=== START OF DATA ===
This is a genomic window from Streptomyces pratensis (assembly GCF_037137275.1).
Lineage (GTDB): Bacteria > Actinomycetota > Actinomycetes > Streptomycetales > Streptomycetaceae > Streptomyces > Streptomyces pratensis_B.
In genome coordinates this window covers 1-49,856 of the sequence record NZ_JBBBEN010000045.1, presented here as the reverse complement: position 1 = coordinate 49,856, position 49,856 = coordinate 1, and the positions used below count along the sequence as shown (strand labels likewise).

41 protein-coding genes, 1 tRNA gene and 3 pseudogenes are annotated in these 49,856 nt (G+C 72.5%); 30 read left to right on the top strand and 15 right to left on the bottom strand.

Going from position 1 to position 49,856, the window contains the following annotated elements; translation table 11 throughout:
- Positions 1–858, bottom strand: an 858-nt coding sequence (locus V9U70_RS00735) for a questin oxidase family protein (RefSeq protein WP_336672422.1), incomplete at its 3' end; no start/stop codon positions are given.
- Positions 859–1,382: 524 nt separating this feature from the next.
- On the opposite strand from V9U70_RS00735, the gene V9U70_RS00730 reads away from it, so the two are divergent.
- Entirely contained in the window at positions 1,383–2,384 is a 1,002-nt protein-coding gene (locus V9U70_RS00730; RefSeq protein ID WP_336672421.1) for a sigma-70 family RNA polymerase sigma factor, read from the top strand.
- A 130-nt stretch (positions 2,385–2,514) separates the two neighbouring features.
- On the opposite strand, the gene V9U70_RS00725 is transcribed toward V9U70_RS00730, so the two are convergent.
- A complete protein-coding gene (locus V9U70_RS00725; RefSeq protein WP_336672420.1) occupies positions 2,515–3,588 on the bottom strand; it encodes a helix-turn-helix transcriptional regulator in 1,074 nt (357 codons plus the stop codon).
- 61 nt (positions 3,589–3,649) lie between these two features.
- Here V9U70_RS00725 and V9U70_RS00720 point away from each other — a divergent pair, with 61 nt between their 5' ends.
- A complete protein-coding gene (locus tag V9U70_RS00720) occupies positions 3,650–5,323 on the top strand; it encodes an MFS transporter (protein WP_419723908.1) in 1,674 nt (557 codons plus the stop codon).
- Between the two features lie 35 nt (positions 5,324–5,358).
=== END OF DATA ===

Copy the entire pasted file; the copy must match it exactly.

This is a genomic window from Streptomyces pratensis (assembly GCF_037137275.1).
Lineage (GTDB): Bacteria > Actinomycetota > Actinomycetes > Streptomycetales > Streptomycetaceae > Streptomyces > Streptomyces pratensis_B.
In genome coordinates this window covers 1-49,856 of the sequence record NZ_JBBBEN010000045.1, presented here as the reverse complement: position 1 = coordinate 49,856, position 49,856 = coordinate 1, and the positions used below count along the sequence as shown (strand labels likewise).

41 protein-coding genes, 1 tRNA gene and 3 pseudogenes are annotated in these 49,856 nt (G+C 72.5%); 30 read left to right on the top strand and 15 right to left on the bottom strand.

Going from position 1 to position 49,856, the window contains the following annotated elements; translation table 11 throughout:
- Positions 1–858, bottom strand: an 858-nt coding sequence (locus V9U70_RS00735) for a questin oxidase family protein (RefSeq protein WP_336672422.1), incomplete at its 3' end; no start/stop codon positions are given.
- Positions 859–1,382: 524 nt separating this feature from the next.
- On the opposite strand from V9U70_RS00735, the gene V9U70_RS00730 reads away from it, so the two are divergent.
- Entirely contained in the window at positions 1,383–2,384 is a 1,002-nt protein-coding gene (locus V9U70_RS00730; RefSeq protein ID WP_336672421.1) for a sigma-70 family RNA polymerase sigma factor, read from the top strand.
- A 130-nt stretch (positions 2,385–2,514) separates the two neighbouring features.
- On the opposite strand, the gene V9U70_RS00725 is transcribed toward V9U70_RS00730, so the two are convergent.
- A complete protein-coding gene (locus V9U70_RS00725; RefSeq protein WP_336672420.1) occupies positions 2,515–3,588 on the bottom strand; it encodes a helix-turn-helix transcriptional regulator in 1,074 nt (357 codons plus the stop codon).
- 61 nt (positions 3,589–3,649) lie between these two features.
- Here V9U70_RS00725 and V9U70_RS00720 point away from each other — a divergent pair, with 61 nt between their 5' ends.
- A complete protein-coding gene (locus tag V9U70_RS00720) occupies positions 3,650–5,323 on the top strand; it encodes an MFS transporter (protein WP_419723908.1) in 1,674 nt (557 codons plus the stop codon).
- Between the two features lie 35 nt (positions 5,324–5,358).